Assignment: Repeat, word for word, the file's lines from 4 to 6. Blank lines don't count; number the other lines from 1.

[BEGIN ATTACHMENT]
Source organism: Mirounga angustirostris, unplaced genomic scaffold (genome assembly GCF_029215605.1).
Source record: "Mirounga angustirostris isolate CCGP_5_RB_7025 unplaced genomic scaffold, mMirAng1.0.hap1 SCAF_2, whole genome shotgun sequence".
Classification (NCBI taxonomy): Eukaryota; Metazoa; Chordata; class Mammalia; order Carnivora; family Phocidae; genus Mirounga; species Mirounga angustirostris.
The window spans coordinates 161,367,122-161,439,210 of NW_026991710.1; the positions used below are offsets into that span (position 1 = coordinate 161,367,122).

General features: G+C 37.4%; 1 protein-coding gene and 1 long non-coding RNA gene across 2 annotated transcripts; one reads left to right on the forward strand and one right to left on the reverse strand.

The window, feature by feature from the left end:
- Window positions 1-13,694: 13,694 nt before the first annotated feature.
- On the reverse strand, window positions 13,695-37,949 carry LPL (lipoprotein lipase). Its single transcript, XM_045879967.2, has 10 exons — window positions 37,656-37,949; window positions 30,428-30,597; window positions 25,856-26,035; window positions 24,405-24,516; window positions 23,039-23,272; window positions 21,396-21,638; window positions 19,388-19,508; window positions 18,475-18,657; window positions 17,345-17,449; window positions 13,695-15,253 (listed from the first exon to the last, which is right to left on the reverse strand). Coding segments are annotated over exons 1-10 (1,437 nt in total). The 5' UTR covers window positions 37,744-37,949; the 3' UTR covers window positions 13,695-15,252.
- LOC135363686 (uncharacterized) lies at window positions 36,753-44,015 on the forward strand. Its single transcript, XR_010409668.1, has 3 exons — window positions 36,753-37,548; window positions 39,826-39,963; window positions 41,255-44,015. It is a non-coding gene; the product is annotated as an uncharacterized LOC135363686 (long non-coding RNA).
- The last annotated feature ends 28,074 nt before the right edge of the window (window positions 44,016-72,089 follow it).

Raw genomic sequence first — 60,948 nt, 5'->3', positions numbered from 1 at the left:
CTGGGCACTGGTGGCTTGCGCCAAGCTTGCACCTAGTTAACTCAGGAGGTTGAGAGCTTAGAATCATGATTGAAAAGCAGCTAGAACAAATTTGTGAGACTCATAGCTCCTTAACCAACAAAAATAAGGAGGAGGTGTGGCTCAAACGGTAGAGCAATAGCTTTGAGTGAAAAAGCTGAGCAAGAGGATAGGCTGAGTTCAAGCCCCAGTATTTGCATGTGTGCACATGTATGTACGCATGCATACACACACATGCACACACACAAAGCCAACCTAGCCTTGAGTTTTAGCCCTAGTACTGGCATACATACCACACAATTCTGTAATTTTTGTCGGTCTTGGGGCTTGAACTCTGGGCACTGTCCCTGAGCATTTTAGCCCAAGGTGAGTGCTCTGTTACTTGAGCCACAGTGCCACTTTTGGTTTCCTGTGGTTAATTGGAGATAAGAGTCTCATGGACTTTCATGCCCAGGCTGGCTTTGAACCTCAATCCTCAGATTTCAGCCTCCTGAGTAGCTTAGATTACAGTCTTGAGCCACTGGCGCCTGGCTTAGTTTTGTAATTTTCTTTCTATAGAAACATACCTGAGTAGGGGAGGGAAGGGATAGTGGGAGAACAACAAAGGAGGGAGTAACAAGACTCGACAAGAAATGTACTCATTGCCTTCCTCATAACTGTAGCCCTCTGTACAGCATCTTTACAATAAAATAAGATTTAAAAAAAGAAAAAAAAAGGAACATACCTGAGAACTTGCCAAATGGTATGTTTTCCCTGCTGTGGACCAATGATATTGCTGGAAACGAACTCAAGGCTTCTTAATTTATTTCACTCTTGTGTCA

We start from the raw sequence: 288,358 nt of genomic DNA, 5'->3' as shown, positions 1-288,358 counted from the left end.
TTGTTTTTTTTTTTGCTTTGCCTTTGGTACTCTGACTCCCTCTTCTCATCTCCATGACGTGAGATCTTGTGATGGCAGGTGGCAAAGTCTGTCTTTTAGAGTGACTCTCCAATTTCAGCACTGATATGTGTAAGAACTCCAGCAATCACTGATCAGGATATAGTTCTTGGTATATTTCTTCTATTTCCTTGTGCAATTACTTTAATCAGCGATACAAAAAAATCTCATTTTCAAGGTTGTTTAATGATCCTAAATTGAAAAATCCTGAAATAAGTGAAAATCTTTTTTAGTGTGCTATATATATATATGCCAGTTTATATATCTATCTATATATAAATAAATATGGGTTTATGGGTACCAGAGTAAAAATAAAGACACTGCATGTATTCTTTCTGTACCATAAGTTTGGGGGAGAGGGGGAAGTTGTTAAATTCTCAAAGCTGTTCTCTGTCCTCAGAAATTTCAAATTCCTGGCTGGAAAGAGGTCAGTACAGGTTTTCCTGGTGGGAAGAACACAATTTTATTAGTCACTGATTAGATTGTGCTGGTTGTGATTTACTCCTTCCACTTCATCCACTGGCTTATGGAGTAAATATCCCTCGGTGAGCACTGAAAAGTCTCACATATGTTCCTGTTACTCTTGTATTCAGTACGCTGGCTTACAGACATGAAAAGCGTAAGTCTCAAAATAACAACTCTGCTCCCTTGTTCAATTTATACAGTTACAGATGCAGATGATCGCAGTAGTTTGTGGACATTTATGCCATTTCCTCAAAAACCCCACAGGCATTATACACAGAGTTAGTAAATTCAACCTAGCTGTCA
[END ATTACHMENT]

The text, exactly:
The window spans coordinates 161,367,122-161,439,210 of NW_026991710.1; the positions used below are offsets into that span (position 1 = coordinate 161,367,122).

General features: G+C 37.4%; 1 protein-coding gene and 1 long non-coding RNA gene across 2 annotated transcripts; one reads left to right on the forward strand and one right to left on the reverse strand.

The window, feature by feature from the left end: